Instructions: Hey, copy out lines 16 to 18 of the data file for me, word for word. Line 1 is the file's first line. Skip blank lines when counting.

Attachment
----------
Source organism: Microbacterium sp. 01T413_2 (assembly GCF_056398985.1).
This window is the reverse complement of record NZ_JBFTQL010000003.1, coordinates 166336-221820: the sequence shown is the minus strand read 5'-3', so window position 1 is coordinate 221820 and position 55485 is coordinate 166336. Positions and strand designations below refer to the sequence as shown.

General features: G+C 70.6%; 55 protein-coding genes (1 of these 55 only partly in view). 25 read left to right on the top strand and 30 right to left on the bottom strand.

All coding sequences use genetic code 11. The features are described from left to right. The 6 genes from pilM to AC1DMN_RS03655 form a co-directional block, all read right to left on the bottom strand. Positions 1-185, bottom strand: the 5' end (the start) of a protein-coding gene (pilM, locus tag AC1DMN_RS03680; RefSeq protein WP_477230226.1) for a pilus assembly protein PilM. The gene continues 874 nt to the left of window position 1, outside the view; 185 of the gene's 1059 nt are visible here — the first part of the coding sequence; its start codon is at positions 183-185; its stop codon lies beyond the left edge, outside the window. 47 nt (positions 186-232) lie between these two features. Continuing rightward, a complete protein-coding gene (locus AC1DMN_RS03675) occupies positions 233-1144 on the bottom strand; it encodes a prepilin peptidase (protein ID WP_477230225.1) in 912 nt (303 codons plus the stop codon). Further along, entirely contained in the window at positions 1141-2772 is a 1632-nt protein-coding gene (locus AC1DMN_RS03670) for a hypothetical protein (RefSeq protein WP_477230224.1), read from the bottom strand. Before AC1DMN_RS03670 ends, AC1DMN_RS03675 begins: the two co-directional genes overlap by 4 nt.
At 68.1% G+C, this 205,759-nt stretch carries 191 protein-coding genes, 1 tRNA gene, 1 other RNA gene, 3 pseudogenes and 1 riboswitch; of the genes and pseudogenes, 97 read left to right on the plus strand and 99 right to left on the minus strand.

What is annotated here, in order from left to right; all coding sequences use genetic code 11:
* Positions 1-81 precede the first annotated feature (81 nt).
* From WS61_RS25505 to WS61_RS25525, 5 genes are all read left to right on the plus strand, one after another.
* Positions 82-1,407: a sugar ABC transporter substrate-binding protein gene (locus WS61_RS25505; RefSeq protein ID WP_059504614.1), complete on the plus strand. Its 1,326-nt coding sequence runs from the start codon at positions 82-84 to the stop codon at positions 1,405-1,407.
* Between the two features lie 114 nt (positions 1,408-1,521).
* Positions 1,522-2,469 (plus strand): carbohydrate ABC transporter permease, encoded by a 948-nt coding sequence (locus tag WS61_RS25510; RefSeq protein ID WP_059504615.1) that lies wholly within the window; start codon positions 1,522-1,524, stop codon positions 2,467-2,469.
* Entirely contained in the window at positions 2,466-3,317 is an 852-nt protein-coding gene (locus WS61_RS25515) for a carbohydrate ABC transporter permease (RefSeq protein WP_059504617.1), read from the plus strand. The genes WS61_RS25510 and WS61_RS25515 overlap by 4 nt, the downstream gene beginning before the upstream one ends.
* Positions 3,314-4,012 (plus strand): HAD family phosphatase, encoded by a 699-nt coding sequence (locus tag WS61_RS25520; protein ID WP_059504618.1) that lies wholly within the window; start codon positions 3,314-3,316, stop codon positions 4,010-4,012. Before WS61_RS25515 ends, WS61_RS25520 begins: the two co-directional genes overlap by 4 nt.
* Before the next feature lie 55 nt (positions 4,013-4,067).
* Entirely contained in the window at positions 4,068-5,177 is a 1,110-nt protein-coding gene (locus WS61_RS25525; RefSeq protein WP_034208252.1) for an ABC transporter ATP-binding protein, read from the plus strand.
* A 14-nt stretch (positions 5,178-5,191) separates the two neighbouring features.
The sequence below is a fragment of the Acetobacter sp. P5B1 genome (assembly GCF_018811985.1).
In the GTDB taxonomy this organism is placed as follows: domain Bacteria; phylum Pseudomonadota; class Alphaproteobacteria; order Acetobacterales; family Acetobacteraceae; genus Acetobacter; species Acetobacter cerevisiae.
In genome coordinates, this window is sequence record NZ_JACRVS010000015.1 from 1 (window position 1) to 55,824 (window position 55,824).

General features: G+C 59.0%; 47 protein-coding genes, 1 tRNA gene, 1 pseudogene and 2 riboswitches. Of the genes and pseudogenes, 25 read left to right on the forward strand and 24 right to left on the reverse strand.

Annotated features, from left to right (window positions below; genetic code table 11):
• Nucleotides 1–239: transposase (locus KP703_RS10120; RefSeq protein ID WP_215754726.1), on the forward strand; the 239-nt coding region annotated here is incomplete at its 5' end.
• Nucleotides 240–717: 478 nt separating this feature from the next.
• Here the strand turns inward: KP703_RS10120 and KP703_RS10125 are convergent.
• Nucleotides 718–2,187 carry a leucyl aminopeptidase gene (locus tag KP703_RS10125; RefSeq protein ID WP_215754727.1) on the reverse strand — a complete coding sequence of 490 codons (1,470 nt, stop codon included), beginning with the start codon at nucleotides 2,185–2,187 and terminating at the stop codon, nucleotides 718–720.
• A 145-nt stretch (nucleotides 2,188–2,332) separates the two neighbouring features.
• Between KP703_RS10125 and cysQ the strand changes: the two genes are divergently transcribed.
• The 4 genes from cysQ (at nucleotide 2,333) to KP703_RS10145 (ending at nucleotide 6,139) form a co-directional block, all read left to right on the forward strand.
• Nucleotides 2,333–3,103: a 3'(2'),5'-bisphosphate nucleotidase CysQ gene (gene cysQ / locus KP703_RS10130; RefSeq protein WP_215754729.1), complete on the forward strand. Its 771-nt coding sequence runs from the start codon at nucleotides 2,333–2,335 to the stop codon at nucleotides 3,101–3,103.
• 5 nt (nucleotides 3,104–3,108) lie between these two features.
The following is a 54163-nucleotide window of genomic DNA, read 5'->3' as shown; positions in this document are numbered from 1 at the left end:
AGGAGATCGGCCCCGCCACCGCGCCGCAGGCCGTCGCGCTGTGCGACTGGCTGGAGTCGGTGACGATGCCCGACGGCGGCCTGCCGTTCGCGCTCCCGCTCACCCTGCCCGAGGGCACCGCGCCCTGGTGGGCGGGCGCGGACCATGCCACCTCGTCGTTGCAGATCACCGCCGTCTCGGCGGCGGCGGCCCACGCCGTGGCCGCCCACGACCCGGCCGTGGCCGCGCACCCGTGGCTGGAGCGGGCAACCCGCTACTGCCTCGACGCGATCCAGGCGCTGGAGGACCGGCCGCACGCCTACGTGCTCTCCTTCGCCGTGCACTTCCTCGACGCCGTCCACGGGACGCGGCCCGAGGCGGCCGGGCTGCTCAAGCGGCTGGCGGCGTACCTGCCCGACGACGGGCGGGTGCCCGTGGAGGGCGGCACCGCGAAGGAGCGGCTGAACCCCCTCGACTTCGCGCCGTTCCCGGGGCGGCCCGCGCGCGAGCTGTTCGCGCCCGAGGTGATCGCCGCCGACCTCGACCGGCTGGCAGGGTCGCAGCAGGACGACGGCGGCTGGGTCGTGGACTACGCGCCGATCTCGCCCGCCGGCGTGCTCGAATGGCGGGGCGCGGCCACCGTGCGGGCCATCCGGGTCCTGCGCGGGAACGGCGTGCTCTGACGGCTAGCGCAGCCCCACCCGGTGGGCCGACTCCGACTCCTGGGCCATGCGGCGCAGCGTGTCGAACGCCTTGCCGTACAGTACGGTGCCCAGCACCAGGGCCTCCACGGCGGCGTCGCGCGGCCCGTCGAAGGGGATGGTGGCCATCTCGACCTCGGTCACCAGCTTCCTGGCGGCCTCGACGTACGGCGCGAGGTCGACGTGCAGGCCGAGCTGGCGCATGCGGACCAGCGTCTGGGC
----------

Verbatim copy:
* A 14-nt stretch (positions 5,178-5,191) separates the two neighbouring features.
The sequence below is a fragment of the Acetobacter sp. P5B1 genome (assembly GCF_018811985.1).
In the GTDB taxonomy this organism is placed as follows: domain Bacteria; phylum Pseudomonadota; class Alphaproteobacteria; order Acetobacterales; family Acetobacteraceae; genus Acetobacter; species Acetobacter cerevisiae.